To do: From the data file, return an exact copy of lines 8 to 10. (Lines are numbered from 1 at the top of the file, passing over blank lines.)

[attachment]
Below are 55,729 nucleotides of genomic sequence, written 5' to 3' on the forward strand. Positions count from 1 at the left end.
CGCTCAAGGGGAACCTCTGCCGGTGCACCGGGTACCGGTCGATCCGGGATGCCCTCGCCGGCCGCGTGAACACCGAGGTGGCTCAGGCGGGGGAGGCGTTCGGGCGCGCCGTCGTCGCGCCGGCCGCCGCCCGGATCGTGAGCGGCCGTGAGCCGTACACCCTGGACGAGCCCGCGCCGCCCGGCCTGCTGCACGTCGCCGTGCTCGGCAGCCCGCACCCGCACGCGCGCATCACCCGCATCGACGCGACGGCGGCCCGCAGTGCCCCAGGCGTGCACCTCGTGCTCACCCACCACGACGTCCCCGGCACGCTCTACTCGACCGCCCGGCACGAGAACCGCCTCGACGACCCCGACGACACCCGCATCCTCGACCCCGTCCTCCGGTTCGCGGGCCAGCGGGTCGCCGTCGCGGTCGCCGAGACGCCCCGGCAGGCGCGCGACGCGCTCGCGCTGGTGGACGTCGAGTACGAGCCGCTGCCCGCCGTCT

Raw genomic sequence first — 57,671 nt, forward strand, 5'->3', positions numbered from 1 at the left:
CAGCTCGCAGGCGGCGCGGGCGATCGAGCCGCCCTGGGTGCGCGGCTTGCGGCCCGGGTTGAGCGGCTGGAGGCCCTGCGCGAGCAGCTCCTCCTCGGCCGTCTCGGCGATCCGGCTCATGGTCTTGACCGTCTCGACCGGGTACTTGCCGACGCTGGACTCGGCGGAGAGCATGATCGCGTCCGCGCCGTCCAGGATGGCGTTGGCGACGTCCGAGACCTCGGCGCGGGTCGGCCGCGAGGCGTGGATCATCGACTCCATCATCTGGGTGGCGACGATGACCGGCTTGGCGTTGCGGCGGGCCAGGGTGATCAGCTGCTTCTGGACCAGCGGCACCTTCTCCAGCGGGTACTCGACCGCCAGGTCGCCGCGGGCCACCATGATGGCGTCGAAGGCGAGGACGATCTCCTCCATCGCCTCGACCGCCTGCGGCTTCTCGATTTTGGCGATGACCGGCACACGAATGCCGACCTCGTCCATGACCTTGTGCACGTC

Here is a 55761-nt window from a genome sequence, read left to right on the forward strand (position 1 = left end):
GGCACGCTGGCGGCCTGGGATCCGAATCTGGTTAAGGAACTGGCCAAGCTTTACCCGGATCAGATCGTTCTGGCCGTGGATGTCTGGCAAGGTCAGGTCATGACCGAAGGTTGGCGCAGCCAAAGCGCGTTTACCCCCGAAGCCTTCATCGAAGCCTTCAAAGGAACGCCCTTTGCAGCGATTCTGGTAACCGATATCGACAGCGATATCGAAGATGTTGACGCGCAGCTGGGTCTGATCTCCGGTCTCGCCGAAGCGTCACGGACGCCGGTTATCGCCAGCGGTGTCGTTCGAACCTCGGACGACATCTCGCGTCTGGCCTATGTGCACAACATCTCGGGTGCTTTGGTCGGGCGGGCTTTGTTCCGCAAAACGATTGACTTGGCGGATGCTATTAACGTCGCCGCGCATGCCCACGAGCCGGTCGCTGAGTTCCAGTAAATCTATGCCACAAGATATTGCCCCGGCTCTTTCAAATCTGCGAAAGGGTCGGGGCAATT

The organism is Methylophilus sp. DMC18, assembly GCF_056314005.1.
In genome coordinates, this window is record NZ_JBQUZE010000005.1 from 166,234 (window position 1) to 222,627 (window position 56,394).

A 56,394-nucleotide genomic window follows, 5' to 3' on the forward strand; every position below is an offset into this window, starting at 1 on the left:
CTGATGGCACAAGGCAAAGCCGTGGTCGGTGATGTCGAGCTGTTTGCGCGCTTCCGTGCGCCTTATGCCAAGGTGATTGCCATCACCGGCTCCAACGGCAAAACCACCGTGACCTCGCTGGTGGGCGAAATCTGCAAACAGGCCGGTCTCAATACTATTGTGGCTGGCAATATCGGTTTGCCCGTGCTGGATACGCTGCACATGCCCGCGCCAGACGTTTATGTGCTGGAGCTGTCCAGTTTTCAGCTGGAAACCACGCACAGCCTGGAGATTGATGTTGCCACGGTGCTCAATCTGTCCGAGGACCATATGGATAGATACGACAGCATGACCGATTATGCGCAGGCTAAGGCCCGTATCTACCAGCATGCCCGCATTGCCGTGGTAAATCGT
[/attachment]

In genome coordinates, this window is record NZ_JBQUZE010000005.1 from 166,234 (window position 1) to 222,627 (window position 56,394).

A 56,394-nucleotide genomic window follows, 5' to 3' on the forward strand; every position below is an offset into this window, starting at 1 on the left:
CTGATGGCACAAGGCAAAGCCGTGGTCGGTGATGTCGAGCTGTTTGCGCGCTTCCGTGCGCCTTATGCCAAGGTGATTGCCATCACCGGCTCCAACGGCAAAACCACCGTGACCTCGCTGGTGGGCGAAATCTGCAAACAGGCCGGTCTCAATACTATTGTGGCTGGCAATATCGGTTTGCCCGTGCTGGATACGCTGCACATGCCCGCGCCAGACGTTTATGTGCTGGAGCTGTCCAGTTTTCAGCTGGAAACCACGCACAGCCTGGAGATTGATGTTGCCACGGTGCTCAATCTGTCCGAGGACCATATGGATAGATACGACAGCATGACCGATTATGCGCAGGCTAAGGCCCGTATCTACCAGCATGCCCGCATTGCCGTGGTAAATCGT